And now, we know better. We know that all you are likely to get from HgS is Vermillion.

Posted by richard at 12:56 AM | Comments (0)

January 01, 2006


So I decided that it was worth trying to relauch this blog again. It's been over a year since I posted last and much has changed in my life. I certainly don't have more time for this brand of nonsense, so this experiment may be even shorter-lived than the first time around.

But, I reckon, with low expectations from us all it should at least be fun. More on the new name when I have time. Or, take it as a challenge to figure it out. I'll also continue to update the look-and-feel of the site as I have time.

Posted by richard at 10:15 AM | Comments (0)

April 18, 2004

Puerto Rico

Sorry for the lack of posts recently. I know I've been slacking off quite a bit. I've been doing a lot of traveling recently, first to San Diego for work and now in Puerto Rico for fun. The good news is that business is really heating up.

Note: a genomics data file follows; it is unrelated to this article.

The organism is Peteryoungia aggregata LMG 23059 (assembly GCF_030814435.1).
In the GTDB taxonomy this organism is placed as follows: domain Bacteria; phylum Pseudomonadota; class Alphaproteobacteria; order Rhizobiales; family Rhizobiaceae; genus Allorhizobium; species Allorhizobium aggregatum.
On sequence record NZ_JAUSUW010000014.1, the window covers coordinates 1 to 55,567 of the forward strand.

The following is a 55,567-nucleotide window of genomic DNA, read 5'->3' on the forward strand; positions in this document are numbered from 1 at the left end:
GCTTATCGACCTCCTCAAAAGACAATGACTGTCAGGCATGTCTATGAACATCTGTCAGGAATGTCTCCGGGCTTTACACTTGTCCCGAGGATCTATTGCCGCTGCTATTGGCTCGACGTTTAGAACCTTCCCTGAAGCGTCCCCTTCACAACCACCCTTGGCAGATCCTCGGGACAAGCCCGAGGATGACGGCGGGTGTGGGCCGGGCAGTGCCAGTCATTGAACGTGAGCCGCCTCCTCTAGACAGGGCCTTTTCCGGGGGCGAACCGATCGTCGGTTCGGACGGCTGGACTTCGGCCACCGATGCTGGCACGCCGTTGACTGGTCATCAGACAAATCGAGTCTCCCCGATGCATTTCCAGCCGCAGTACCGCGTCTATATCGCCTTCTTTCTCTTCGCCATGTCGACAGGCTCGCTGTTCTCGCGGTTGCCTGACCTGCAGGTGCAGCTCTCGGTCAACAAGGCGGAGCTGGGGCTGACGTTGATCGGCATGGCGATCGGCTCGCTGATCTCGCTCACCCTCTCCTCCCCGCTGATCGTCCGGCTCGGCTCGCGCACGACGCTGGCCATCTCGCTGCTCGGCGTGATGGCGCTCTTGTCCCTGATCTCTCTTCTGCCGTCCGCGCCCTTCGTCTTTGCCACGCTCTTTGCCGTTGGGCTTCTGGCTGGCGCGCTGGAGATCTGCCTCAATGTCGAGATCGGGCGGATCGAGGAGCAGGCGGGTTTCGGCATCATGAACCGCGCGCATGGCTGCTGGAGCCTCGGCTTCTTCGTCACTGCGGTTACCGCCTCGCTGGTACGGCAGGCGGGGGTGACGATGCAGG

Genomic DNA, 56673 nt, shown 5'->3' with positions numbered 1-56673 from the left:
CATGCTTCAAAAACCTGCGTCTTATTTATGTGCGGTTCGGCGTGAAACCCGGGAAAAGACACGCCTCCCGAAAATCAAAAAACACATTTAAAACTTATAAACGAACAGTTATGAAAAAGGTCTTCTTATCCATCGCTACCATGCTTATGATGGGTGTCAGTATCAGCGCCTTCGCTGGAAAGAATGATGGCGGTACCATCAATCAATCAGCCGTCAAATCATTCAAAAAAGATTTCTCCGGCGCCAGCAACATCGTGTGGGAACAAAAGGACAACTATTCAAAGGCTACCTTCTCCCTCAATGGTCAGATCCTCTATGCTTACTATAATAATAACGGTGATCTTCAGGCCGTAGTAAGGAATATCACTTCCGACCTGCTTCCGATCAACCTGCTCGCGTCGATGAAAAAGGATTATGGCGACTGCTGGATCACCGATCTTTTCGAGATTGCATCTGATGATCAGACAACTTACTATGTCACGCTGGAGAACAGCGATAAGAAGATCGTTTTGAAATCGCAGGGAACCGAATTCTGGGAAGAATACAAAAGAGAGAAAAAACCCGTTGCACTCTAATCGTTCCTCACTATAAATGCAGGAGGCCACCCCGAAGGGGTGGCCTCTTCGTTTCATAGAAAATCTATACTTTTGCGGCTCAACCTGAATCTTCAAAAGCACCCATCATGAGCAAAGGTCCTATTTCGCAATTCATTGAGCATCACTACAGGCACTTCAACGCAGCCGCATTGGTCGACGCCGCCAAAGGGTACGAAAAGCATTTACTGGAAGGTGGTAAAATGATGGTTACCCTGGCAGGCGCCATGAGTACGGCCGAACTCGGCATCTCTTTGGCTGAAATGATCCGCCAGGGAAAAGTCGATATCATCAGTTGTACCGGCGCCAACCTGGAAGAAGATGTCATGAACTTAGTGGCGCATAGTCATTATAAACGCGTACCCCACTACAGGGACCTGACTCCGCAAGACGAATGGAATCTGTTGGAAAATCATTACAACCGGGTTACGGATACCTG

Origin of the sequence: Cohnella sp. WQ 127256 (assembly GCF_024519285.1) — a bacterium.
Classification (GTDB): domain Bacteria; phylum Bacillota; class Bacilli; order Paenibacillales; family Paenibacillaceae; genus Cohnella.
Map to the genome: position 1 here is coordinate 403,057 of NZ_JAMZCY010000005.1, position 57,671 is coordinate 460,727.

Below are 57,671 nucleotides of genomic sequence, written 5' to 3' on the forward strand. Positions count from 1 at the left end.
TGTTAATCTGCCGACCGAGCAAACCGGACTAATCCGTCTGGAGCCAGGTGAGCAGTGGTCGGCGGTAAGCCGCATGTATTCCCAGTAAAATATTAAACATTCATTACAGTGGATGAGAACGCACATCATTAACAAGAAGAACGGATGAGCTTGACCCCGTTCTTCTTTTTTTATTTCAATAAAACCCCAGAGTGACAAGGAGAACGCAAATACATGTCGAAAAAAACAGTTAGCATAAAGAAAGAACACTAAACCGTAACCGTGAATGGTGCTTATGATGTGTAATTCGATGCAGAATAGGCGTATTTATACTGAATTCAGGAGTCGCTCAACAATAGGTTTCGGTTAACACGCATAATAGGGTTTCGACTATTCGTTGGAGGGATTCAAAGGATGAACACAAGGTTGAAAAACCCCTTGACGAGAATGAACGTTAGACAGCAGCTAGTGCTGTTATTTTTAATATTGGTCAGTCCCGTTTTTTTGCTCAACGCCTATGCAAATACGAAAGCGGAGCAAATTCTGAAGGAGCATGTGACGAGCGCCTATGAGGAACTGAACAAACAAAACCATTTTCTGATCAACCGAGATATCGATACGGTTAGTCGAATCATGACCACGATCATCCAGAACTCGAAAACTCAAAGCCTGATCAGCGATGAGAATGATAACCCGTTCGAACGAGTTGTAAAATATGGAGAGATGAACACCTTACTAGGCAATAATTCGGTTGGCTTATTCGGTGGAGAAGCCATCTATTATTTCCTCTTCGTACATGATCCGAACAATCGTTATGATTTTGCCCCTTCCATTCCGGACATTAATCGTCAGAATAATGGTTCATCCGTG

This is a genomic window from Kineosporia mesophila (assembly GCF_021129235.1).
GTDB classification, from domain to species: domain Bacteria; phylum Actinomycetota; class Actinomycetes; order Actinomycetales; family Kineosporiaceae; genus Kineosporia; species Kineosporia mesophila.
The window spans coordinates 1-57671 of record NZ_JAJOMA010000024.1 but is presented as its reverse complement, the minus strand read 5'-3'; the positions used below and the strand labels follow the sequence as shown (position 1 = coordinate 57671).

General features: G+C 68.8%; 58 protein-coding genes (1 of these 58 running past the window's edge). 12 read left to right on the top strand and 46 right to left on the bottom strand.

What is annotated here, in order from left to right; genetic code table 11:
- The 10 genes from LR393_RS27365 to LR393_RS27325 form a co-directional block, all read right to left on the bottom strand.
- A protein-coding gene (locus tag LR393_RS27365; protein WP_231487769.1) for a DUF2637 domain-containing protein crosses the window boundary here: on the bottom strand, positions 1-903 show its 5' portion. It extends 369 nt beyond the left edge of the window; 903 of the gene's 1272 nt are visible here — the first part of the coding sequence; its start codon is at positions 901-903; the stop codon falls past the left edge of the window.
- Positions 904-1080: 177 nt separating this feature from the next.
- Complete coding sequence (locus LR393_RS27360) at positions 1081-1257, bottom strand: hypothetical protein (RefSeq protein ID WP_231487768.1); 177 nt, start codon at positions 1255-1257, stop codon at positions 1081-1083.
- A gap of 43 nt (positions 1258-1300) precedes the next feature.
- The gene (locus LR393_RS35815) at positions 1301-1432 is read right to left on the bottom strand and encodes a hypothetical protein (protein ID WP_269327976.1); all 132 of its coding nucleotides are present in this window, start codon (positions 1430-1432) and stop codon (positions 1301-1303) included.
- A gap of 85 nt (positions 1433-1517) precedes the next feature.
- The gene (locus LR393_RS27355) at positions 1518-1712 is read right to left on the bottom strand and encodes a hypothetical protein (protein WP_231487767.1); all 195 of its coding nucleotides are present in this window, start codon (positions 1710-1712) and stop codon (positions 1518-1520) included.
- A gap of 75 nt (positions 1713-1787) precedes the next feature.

The weather here is perfect, so much better than New York right now, so I'm not going to spend too much time at the computer. Wish I could post a picture of the view out the window – but I didn't bring the little connecter for my camera.

I get back late Monday night and I'll try to post a few things before I head back out to San Diego on Tuesday night.

Posted by richard at 10:04 AM | Comments (0)

January 27, 2004

Tear down that wall!

The Berlin Wall it's not, but having lived there, it evoked nothing more than the glory days of Eastern European avant garde architecture and the cold utility of central planning.